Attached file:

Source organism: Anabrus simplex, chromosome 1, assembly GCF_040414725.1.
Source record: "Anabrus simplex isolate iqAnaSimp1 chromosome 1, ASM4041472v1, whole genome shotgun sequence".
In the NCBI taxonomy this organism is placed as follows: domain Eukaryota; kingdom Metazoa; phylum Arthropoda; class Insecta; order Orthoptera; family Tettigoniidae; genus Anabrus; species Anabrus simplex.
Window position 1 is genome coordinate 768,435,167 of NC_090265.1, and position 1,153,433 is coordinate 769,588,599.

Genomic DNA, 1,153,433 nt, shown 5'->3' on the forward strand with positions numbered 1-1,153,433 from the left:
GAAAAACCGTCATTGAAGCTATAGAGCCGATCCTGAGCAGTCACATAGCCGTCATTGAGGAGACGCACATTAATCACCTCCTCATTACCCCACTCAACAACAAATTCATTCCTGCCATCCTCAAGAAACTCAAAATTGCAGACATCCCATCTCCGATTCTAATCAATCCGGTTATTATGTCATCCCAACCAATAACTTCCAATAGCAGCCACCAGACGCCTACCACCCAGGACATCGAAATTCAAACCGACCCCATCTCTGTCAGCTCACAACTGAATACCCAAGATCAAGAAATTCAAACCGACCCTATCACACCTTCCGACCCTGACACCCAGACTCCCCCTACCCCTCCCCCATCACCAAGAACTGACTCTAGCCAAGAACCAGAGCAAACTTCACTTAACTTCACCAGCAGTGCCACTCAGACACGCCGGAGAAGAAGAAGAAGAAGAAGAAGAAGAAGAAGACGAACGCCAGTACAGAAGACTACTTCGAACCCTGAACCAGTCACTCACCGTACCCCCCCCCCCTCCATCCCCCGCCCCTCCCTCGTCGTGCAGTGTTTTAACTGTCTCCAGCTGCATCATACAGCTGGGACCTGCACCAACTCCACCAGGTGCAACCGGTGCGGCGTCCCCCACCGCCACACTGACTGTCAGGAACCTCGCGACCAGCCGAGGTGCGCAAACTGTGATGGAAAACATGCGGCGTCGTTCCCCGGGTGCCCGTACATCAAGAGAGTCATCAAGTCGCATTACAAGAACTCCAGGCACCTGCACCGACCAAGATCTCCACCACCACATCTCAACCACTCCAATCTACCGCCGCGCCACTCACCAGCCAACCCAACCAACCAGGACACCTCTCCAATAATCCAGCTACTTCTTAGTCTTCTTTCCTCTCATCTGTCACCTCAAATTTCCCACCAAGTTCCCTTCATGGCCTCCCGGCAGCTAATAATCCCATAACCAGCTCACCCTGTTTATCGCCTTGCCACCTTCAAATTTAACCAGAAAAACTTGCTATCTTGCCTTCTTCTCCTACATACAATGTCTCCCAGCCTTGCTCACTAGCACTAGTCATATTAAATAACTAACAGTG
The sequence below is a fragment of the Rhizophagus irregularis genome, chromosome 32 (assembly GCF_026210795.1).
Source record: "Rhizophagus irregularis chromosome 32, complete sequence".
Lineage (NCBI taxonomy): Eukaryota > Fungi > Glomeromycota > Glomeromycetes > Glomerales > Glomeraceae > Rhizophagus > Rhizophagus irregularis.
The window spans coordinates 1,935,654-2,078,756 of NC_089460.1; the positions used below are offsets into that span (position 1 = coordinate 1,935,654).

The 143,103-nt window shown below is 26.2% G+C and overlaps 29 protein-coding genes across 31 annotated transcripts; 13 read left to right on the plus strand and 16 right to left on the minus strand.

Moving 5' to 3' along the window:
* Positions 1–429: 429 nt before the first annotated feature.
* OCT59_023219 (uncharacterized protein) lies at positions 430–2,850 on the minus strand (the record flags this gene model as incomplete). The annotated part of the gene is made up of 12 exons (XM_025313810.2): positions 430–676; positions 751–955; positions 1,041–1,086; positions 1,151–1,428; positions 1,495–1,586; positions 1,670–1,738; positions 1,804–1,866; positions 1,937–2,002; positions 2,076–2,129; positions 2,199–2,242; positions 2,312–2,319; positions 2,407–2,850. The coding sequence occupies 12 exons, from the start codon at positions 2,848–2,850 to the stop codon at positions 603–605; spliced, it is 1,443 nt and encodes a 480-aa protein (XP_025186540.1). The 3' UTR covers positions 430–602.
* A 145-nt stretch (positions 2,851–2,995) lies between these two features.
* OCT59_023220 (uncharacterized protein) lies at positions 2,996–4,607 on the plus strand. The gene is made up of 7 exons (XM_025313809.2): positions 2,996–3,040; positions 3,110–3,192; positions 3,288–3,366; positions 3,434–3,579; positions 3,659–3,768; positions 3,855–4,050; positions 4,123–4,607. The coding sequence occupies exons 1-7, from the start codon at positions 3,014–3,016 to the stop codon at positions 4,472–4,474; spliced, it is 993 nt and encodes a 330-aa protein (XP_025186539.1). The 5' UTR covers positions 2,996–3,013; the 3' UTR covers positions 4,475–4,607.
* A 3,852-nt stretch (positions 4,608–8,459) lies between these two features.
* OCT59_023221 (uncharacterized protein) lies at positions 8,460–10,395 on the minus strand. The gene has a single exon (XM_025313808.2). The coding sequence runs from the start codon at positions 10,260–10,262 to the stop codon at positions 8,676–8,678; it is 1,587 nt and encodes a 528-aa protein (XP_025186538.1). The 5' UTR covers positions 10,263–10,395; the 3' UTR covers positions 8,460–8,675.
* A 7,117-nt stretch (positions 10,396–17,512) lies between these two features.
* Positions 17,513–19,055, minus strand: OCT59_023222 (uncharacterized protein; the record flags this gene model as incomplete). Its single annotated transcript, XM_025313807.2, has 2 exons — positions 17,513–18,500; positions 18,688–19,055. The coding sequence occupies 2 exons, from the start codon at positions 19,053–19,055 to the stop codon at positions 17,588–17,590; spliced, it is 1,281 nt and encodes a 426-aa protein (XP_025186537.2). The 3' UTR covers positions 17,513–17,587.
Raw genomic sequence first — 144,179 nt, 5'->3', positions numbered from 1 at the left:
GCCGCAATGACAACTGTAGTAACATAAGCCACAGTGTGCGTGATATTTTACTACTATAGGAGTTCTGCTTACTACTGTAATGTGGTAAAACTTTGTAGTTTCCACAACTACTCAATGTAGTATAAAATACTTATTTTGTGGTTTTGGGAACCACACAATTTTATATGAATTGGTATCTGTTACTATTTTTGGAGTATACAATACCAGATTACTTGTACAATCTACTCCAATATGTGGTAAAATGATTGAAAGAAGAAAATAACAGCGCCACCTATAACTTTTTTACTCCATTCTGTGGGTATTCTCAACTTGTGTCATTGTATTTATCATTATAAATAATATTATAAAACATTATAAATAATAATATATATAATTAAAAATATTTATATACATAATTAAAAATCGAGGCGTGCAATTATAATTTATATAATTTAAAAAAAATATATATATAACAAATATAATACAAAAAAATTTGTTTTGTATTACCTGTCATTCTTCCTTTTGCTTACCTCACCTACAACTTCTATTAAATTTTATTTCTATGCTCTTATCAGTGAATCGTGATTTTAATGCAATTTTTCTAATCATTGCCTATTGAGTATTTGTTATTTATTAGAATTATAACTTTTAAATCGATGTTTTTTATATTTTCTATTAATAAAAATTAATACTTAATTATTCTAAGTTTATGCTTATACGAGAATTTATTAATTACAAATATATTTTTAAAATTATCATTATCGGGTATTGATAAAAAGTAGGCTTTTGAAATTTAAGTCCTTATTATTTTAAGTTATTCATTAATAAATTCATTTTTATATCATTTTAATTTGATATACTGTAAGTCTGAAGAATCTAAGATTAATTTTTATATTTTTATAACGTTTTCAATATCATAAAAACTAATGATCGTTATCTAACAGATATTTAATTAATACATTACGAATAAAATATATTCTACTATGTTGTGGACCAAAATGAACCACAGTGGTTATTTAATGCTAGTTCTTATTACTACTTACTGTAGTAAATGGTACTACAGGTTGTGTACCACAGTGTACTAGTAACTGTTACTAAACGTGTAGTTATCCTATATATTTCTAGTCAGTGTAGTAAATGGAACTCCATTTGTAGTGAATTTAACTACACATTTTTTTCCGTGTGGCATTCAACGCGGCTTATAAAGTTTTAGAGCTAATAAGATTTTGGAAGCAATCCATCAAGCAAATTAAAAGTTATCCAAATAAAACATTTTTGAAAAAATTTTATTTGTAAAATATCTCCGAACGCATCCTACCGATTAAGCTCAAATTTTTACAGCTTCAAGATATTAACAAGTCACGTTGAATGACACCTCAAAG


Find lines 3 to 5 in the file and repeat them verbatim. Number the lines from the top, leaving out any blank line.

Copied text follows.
In the NCBI taxonomy this organism is placed as follows: domain Eukaryota; kingdom Metazoa; phylum Arthropoda; class Insecta; order Orthoptera; family Tettigoniidae; genus Anabrus; species Anabrus simplex.
Window position 1 is genome coordinate 768,435,167 of NC_090265.1, and position 1,153,433 is coordinate 769,588,599.

Genomic DNA, 1,153,433 nt, shown 5'->3' on the forward strand with positions numbered 1-1,153,433 from the left: